The journey of the traditional robe throughout history is meandering and culturally specific. Here are just a few of the important stops along the way. In Japan, kimonos are an adaptable garment that have been a staple of cultural fashion since the Heian period. The robes from Bali are influenced by the classic Japanese kimono and yukata. The kimono is crafted with silk and worn over many layers in the winter while the yukata is a summer garment made with a single layer of cotton. Both of these styles reflect the artisans' take on a traditional style. In prehistoric Rome, robes were used to identify social status and to signify special ranks within communities. And by the 1700s, dressing gowns were a fashionable piece in the western wardrobe.
The most popular materials for crafting handmade robes are natural fibers such as silk and cotton. Because silk is a light-weight, water-resistant fiber, it provides the wearer a sense of luxury and comfort. Rayon is a natural-based material made up of an organic compound derived from cotton extract or wood pulp. This fiber is extremely durable, breathable, and cost effective. Cotton is celebrated for its comfortability and elasticity, and it provides excellent insulation. These fibers make for garments that exude luxury and relaxation.
Featured Reviews on Embroidered Clothing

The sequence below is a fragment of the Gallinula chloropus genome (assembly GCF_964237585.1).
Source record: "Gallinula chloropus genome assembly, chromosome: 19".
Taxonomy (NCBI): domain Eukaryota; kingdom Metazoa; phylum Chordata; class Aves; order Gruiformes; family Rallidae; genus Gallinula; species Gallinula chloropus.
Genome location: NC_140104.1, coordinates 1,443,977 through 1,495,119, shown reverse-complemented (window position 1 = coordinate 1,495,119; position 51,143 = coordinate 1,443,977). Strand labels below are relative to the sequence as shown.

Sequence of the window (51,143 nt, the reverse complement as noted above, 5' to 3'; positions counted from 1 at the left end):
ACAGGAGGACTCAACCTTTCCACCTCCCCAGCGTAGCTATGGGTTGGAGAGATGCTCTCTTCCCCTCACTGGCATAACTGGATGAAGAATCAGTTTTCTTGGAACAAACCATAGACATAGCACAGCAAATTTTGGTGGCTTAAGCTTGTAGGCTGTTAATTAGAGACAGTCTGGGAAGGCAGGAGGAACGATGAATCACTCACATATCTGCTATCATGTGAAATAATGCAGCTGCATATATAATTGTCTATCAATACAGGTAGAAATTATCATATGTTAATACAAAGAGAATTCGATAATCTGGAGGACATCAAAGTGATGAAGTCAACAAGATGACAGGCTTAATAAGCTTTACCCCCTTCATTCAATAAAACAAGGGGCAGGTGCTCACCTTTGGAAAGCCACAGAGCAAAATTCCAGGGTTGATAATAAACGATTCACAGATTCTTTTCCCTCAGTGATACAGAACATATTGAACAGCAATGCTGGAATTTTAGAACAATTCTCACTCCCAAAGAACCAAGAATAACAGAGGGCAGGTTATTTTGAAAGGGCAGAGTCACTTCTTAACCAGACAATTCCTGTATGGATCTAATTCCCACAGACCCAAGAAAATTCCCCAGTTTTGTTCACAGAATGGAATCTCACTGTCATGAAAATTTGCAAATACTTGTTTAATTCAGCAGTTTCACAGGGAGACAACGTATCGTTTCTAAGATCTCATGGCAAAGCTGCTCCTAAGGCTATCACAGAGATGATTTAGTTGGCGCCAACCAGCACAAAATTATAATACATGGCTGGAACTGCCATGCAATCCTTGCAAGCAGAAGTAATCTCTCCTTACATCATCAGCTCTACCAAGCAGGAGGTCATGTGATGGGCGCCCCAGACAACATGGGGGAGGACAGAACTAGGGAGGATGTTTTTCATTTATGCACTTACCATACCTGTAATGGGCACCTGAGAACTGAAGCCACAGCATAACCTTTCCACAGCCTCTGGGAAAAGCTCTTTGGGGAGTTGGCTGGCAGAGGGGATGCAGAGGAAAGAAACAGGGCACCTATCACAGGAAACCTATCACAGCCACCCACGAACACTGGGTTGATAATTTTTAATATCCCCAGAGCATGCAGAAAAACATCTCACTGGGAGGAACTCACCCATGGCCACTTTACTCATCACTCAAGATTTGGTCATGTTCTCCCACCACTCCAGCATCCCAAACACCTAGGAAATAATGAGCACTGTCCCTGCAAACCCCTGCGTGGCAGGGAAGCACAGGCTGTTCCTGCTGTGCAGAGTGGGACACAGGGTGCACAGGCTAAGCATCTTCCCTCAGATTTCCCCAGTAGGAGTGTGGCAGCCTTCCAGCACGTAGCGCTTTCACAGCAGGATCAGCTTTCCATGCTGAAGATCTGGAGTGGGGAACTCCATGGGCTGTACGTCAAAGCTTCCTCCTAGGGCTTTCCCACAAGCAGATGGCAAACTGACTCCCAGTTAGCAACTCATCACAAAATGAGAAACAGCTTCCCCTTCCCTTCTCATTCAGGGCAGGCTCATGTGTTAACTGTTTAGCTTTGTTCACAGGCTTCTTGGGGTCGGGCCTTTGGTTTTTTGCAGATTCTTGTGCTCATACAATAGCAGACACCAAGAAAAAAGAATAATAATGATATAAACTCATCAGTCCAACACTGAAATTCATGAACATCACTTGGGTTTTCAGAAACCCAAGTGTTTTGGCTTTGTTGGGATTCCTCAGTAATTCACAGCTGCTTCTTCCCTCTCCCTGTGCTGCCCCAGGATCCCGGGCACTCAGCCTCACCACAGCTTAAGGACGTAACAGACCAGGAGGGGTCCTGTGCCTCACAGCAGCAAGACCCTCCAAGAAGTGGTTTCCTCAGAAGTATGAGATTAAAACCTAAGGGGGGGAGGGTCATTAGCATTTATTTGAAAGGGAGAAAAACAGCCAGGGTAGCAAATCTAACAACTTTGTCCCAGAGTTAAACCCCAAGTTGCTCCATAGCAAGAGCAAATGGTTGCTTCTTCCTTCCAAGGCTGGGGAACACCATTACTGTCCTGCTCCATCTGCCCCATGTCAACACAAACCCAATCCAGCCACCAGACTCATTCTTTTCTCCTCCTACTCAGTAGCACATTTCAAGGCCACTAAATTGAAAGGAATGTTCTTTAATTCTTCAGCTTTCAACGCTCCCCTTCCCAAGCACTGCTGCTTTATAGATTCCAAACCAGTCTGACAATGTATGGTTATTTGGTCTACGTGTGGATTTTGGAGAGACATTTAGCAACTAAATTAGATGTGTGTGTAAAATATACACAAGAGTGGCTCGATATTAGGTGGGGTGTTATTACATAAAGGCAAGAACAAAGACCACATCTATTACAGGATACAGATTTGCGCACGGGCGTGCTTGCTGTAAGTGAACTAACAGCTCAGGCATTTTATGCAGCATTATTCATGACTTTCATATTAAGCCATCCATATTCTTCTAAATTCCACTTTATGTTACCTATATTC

Love this blouse
I love this blouse. Completely covered with embroidery back and front, its surprisingly sturdy. Its styling allows it to be worn as a tee-shirt with jeans, or as a special occasion piece with trousers or skirt. I took it traveling and rolled it up in my suitcase and it came out of the bag perfect and unwrinkled. Good quality - highly recommended. (I typically wear a size 14 top and have a small bust; I bought the size XL and it had the perfect fit for me - loose without looking too large.)
By James M
My wife thought this item was just perfect: lightweight, comfortable, and pretty style. The color has subtle vibrancy.
I love this jacket.
I wore this jacket to the opera just before the pandemic started and felt so elegant. The fabric is beautiful. Ill be wearing it again when its safe to gather in public.
"My designs are youthful and unique. I love every bit of my work. The challenges, effort and victories are what keep me going."
Popular Embroidered Clothing
Embroidered Mughal Tunic, "Mughal Mystery"
The 17th-century Mughal emperor Shah Jahan, best known for erecting the Taj Mahal, built Delhi's Red Fort as his capital in 1648. Its intricate architectural details have inspired artists ever since, including the designer of this heavily embroidered all-cotton tunic. The dramatic tunic features ivory soutache embroidery at the neckline, cuffs and hem, as well as glistening white sequins.
Embroidered Open Jacket in Midnight Blue, "Boho Beauty"$74.95
Mixed prints in white and light pink on midnight blue become a stylish open jacket with bohemian flair. Designed by India's Anchal Ahuja, the jacket features a handkerchief hem and sleeves and a lavishly embroidered neckline and front placket with accents of red and green as well as tiny mirrored discs.
Embroidered Green Viscose Tunic, "Viridian Beauty"$49.95
Viridian viscose becomes an elegant tunic in the talented hands of India's Anchal Ahuja. The softly-draping tunic features a tone-on-tone embroidered yoke with a notched neckline and button placket. Embroidery and antiqued metal buttons also add interest to the cuffs.